After some time, the car passed through another toll booth and another detect activity occurs. Except in this case, the meta-data of the license plate number datum has a different time and location. (I am assuming that the guy didn't just spin around the toll booth!)

Both of these events (stimuli) have been detect activities. Now comes the fun part.

Because the same entity owns both toll booths, it is able to compare the two detect events and derive a new piece of information. The elapsed time the motorist took between the two toll booths. This organization could then divided the distance (which they would know) by the elapsed time would would yield the average speed of the car associated with the license number between the two toll booths. This information would be added to meta-data about the trip which is a higher order abstraction that the passing of a toll booth. ( I am assuming that this isn't James Bond who has license plates that can swivel to a new one )

So, the adding of information or determining situational awareness is the role of the derive. I want to derive more information about the trip the license plate took.

More specifically, the determination that the motorist was speeding (specifically violating the law that regulates speed of motorists along that road) would also be derived.

The decide section, as its name suggests, is determining if and what to do because of the awareness of the situation.

In our example, the rules (decision logic) may specify that if the speed was over a certain tolerance, then we issue a ticket, if it is less than that tolerance, we ignore the stimuli.

Business rules engines are very good at handling this capability in a very configurable manner . But just as likely a case statement or IF THEN ELSE might represent the decide action.

Again, being the master of the obvious, the name of this section represent doing the activity that was decided to be done.

In the case of the traffic example, it might issue a request to the ticketing web service to cite the offending motorist or that capability might be within the boundaries of the service and would execute its own mechanism.

How the 4Ds solves the Problem
Now that the 4Ds are understood and the offending motorist has contributed to the city's budget, your probably wondering, so how does this help me develop a solution?

With all abstractions, we are looking for ways to divide the problem. But not just for divide and conquer purposes. There are different mindsets and concerns that each of these areas would require. And potentially different expertise. A person that knows how to manipulate the sensor to take the readings dealing with harmonics and weight levels for a bridge may not necessary know the statistical equations to put those data points together to determine the bridge's stress or decay. Similarly that individual or team may not decide how we react to those stress levels. Nor are they necessarily the ones who will put the mechanics of put into the action the decisions. Perhaps they are, but this solution allows these factors to be separated.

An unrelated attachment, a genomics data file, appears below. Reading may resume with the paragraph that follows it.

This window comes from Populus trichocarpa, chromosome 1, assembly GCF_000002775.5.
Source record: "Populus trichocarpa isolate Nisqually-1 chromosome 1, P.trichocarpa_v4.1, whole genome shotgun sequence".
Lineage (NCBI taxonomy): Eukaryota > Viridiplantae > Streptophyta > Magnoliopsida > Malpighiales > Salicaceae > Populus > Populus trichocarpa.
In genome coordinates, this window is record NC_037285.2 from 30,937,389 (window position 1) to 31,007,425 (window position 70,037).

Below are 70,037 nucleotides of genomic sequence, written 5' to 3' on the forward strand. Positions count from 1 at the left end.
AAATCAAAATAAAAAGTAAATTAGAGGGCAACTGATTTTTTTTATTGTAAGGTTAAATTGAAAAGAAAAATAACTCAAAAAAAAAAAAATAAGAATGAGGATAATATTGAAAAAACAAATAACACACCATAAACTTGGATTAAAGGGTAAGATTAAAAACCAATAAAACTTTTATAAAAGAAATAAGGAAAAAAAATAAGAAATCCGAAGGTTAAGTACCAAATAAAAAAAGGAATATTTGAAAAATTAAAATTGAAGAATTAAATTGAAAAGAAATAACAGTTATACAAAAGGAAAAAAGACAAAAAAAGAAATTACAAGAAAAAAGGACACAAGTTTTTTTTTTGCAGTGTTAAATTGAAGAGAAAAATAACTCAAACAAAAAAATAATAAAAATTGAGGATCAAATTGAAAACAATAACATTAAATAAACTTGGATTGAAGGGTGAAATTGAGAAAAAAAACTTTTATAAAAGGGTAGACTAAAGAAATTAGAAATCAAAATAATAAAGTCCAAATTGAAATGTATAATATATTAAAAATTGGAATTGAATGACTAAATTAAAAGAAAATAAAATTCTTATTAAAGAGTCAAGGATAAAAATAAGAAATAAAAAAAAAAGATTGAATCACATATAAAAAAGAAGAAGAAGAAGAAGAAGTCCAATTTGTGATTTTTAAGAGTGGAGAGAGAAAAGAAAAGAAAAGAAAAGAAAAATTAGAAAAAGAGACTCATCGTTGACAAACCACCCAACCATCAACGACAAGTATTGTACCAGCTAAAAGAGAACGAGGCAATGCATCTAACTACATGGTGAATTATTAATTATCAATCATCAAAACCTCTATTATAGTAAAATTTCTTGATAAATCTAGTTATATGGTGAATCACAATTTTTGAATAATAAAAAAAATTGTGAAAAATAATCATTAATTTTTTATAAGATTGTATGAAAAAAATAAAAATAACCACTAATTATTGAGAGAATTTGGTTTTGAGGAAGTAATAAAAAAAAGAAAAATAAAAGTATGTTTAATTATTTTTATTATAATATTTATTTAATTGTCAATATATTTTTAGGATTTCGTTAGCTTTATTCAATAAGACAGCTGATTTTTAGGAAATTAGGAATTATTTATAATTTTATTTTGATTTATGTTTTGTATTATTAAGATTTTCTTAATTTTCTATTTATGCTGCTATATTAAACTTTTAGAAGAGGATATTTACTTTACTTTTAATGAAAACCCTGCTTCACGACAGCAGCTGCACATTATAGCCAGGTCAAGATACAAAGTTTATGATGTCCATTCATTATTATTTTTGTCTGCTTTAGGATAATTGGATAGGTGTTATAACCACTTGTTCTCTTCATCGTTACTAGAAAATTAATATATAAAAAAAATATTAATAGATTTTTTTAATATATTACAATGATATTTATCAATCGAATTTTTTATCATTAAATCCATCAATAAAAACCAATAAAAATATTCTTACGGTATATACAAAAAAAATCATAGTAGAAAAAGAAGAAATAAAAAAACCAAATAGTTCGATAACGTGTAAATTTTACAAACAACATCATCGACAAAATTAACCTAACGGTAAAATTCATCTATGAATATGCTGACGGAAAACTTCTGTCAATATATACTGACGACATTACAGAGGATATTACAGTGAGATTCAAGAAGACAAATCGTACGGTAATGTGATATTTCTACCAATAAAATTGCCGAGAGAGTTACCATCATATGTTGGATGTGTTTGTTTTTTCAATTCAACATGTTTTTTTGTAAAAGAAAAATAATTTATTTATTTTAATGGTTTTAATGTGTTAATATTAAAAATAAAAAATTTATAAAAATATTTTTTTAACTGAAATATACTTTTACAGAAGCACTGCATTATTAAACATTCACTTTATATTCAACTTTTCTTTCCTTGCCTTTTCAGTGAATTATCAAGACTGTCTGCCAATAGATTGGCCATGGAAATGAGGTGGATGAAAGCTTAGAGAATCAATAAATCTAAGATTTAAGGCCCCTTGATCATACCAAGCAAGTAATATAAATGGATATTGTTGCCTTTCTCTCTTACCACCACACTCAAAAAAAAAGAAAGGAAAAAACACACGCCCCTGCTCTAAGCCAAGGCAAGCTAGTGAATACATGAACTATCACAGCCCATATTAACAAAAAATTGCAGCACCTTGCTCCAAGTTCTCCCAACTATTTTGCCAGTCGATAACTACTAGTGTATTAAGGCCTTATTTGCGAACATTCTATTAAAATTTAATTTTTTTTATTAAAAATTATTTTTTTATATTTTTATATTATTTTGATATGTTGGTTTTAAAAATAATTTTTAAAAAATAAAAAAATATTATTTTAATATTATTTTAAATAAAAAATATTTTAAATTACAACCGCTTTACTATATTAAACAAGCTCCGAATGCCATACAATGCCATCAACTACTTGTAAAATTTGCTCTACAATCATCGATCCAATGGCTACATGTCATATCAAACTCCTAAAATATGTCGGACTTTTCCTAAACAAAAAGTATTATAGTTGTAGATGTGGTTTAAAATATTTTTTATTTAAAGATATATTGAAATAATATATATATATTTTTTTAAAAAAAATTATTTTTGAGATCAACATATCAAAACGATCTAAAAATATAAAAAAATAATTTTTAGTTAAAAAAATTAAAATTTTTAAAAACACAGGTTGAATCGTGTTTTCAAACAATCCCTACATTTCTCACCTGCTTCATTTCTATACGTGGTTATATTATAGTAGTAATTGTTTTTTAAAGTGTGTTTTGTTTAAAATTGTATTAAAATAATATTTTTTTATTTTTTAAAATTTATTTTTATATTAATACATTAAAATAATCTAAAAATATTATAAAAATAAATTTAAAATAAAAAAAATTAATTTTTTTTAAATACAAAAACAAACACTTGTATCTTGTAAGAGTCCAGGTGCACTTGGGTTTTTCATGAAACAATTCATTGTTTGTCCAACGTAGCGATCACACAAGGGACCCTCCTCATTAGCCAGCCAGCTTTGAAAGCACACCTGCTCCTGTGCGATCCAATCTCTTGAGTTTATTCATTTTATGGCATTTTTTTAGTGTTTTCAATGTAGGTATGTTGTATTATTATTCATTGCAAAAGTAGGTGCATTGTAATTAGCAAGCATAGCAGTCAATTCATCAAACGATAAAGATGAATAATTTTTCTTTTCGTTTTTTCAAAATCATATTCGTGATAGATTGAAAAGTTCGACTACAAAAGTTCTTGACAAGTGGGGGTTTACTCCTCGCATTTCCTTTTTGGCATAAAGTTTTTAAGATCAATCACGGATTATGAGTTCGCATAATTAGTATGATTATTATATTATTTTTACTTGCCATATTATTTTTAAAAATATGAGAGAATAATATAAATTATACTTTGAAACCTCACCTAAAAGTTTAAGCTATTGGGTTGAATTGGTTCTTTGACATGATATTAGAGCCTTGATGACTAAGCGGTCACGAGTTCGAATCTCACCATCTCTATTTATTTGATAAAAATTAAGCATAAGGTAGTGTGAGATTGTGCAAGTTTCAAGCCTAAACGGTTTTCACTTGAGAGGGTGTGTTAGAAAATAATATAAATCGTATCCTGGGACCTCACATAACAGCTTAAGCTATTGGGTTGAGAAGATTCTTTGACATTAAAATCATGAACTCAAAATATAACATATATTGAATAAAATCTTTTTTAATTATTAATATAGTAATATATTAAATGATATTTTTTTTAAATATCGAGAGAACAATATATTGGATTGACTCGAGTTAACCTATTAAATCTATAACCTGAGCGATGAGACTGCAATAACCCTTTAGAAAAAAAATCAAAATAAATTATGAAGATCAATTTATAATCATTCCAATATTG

Does this go beyond Event Processing and SOA

As I said earlier, I don't believe this is limited to simply CEP or expert systems. This is the nature of a reactive system, which all computer systems in truth are. Even "proactive" systems are reacting to an understand of the world around us and a potential threat or opportunity (also known as situational awareness). The difference, in my mind, between a proactive and a reactive system is a proactive system is one where the actions occur before that HAVE to be or for marketing purpose before the competition reacts to it.

So, in summary, I hope that I have given you reason to 1) think about systems as reactions to stimuli (events (changes in the world around us)) and 2) that when we break the solution up into the 4Ds, we are dividing the solution into logical segments that takes advantage of the discrete types of thinking.

As always, I want to have a humble ego when it comes to my ideas. I realize that no man or idea is an island unto itself, but rather stands upon the shoulders of giants. I hope that if anything, it acts as a springboard for others to have even better ideas or acts to help enhance or dismiss my ideas into something more accurate and truthful. So, I will take any comments as constructive criticism.

Monday, August 31, 2009

EA without Vision is dead

This is response to an interesting post from Richard Veryard of the Next Practice Research Initiative. Two people I have high regard Alex Buterman and Brenda Michelson commented on it, so I figured it was worth reading. Hopefully this post will be worth reading too. Warning, this was written @ 1AM after watching House, so it might be a bit….1AMish (as in like something written at 1 AM not the religious order who practice living simply in a complex world)